4. Specify final arrangements: Your will can include instructions for your funeral, burial, or cremation preferences.

A will becomes effective only after your death, at which point your executor will initiate the probate process to distribute your assets according to your wishes.


Can a Will and POA Conflict?

can a will and poa conflict

A power of attorney is designed to manage your affairs while you’re alive, particularly if you become incapacitated. The authority granted by a POA ends upon your death. On the other hand, a will takes effect only after your death and is used to distribute your assets to your beneficiaries.

However, there are some situations in which a will and a POA may interact or potentially conflict:

Revocation of a POA

While it’s possible for a new will to revoke a previously executed power of attorney, this is not a common practice and is generally not recommended. A will and a POA serve different purposes and operate during different time frames, so using a will to revoke a POA can create confusion and potential legal issues.

If you wish to revoke a previously executed POA, it’s best to do so through a separate, written revocation document. This document should clearly state that you are revoking the previous POA and should be signed and dated by you. It's also a good idea to notify your agent and any relevant third parties, such as banks or healthcare providers, of the revocation to ensure that they are aware of the change.

Using a will to revoke a POA can create problems, as the will may not take effect until after your death, leaving a gap in the management of your affairs. Additionally, if there are conflicting instructions between your will and POA, it can create confusion and legal challenges for your loved ones.

Conflicting Instructions

If your will and power of attorney contain conflicting instructions, it can create significant confusion and legal issues for your agent and loved ones. This is why it's important to ensure your estate planning documents are consistent and work together harmoniously.

For example, let's say your POA grants your agent the authority to sell your real estate properties if needed to pay for your medical expenses. However, your will specifically bequeaths one of your properties to a particular beneficiary. If your agent sells the property under the POA, it could create a conflict with the instructions in your will and lead to legal challenges from the intended beneficiary.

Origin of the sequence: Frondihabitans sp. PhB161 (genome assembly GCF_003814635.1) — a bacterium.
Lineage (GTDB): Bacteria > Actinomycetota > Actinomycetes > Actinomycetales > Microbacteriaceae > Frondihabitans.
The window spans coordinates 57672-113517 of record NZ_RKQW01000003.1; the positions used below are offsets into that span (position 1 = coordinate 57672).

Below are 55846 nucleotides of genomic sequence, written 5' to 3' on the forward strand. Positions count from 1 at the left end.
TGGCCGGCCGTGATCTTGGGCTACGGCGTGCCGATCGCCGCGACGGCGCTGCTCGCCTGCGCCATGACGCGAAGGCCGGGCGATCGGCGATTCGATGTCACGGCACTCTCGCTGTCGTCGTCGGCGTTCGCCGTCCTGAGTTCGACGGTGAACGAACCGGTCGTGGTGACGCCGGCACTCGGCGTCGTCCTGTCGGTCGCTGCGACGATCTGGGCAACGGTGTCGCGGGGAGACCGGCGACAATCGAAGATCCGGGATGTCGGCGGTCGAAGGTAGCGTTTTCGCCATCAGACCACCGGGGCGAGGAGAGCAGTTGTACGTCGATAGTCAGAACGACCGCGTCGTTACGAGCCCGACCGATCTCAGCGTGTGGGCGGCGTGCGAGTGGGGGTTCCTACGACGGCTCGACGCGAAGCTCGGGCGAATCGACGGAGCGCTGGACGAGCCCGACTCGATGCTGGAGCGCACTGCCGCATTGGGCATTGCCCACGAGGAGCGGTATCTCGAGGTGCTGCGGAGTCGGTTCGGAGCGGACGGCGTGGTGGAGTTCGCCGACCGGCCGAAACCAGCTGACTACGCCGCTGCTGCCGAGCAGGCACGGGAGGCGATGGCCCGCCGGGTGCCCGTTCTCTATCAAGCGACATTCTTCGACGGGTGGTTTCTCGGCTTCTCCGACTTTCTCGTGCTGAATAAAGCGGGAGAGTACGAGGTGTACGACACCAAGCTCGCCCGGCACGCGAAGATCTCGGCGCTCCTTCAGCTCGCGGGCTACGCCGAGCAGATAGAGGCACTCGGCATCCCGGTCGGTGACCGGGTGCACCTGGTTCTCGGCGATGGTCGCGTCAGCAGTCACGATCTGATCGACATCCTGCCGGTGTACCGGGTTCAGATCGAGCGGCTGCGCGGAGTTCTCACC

To avoid conflicts, work with an experienced estate planning attorney to create a comprehensive and consistent set of documents. Your attorney can help you ensure that your POA, will, living will, and other estate planning tools all work together to achieve your goals and protect your interests.

Using a secure system like Trustworthy to keep your documents organized is also recommended. Trustworthy is a secure online platform that can help you store, share, and manage your power of attorney, will, and other essential estate planning documents. With Trustworthy, you can:

  • Upload and store your documents in a secure, encrypted digital vault

  • Share your documents with your agent, executor, beneficiaries, and trusted advisors

  • Set custom access permissions and revoke access as needed

  • Receive reminders to review and update your documents regularly

  • Access your documents anytime, anywhere, from any device

Challenges to a POA

If a beneficiary or family member believes your agent has misused their authority under a power of attorney, they may choose to challenge the validity of the document during the probate process. This can create legal issues and delays in the administration of your estate.

There are several grounds on which a POA may be challenged, including:

  • Lack of capacity: If the person granting the POA (the principal) was not of sound mind or did not have the legal capacity to execute the document, it may be challenged as invalid.


  • Undue influence: If the agent or another party exerted undue influence or coercion on the principal to execute the POA, it may be challenged on the grounds of improper execution.


  • Fraud or forgery: If the POA was obtained through fraudulent means or if the principal's signature was forged, it may be challenged as invalid.


  • Abuse of authority: If the agent misused their authority under the POA, such as making decisions that went against the principal's wishes, the POA may be challenged on the grounds of abuse.

If a POA is challenged during the probate process, the court may look to the principal's will for guidance on their intentions and wishes. If the will contains clear instructions contradicting the actions taken by the agent under the POA, it may support the challenge and lead to the invalidation of the POA.


The Importance of Having Both a Power of Attorney and a Will

the importance of having both a power of attorney and a will